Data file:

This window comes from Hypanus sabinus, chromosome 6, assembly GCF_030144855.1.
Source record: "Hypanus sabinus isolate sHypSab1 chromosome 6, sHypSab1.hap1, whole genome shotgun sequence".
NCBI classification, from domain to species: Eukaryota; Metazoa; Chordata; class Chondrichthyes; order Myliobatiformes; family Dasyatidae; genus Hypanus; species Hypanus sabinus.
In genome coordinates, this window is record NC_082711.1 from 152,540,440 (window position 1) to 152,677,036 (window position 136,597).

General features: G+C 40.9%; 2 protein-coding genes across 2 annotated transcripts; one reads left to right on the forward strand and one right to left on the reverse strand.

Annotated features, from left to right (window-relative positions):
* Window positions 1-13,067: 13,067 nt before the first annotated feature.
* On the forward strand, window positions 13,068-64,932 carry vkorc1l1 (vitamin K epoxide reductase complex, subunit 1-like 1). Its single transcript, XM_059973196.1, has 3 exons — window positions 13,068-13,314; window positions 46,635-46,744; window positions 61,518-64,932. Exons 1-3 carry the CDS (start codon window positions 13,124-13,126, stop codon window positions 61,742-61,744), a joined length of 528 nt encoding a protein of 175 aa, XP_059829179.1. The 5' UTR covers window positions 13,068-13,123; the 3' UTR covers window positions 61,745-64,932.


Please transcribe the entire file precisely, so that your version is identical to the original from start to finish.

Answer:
This window comes from Hypanus sabinus, chromosome 6, assembly GCF_030144855.1.
Source record: "Hypanus sabinus isolate sHypSab1 chromosome 6, sHypSab1.hap1, whole genome shotgun sequence".
NCBI classification, from domain to species: Eukaryota; Metazoa; Chordata; class Chondrichthyes; order Myliobatiformes; family Dasyatidae; genus Hypanus; species Hypanus sabinus.
In genome coordinates, this window is record NC_082711.1 from 152,540,440 (window position 1) to 152,677,036 (window position 136,597).

General features: G+C 40.9%; 2 protein-coding genes across 2 annotated transcripts; one reads left to right on the forward strand and one right to left on the reverse strand.

Annotated features, from left to right (window-relative positions):
* Window positions 1-13,067: 13,067 nt before the first annotated feature.
* On the forward strand, window positions 13,068-64,932 carry vkorc1l1 (vitamin K epoxide reductase complex, subunit 1-like 1). Its single transcript, XM_059973196.1, has 3 exons — window positions 13,068-13,314; window positions 46,635-46,744; window positions 61,518-64,932. Exons 1-3 carry the CDS (start codon window positions 13,124-13,126, stop codon window positions 61,742-61,744), a joined length of 528 nt encoding a protein of 175 aa, XP_059829179.1. The 5' UTR covers window positions 13,068-13,123; the 3' UTR covers window positions 61,745-64,932.